Women are still using the withdrawal method of contraception

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Women are still using the oldest method of protection - the pull out and pray you don't get pregnant. But science says it isn't as crazy as you think.

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A surprising new study has found women are still embracing the oldest method of contraception - withdrawal.

Forget the pill or even condoms, new stats suggest up to a third of women are taking their chances with some good old fashioned timing and playing pregnancy roulette.

According to a study published in must-read journal Contraception, 33% of women aged 18-39 have used the pull-out method of contraception in the last month.

Looking at women in America, the study found that 12% were relying on the pull out method completely, while the others were rotating it with condoms and other methods (known as 'dual use.')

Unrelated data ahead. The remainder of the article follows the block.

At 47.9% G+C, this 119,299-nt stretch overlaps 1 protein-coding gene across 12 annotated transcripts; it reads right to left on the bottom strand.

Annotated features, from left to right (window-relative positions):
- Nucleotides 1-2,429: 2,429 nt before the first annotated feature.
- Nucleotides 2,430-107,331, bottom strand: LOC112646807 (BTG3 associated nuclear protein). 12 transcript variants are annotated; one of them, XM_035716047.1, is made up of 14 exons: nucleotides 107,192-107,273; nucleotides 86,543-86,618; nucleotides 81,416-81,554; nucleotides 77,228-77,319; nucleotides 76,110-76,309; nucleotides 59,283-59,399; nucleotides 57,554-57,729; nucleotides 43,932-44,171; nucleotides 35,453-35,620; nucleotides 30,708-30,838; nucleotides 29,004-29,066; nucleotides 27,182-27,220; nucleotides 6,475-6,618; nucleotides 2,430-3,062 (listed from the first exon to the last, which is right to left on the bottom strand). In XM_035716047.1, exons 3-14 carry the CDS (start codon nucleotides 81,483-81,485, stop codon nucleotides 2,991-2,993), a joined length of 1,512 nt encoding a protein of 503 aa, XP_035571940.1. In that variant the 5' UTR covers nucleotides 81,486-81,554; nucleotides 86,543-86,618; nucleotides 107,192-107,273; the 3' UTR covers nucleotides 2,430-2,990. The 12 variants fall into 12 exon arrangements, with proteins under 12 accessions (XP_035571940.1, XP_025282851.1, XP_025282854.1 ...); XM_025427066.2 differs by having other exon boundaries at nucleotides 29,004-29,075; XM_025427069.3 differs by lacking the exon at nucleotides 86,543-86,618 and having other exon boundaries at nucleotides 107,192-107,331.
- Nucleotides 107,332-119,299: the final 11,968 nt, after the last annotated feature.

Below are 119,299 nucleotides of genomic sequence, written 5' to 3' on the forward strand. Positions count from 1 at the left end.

But for those not in the market for a baby just yet, withdrawal might not be the giant game of chance we all thought, and may be (we stress may) as effective as condoms, argues the study.

According to a report in Shape, the 'failure rate' for withdrawal (i.e ending up with child) is 4%, compared to 3% with condoms.

In fact, whilst this option does not protect against STIs, "Findings suggest that some people who use withdrawal may be more versus less vigilant about pregnancy prevention," adds the study.

But don't listen to us, always chat to your GP about your contraception options.

Do you run the no contraception gauntlet? Tweet us @handbagcom

Contraception myths busted




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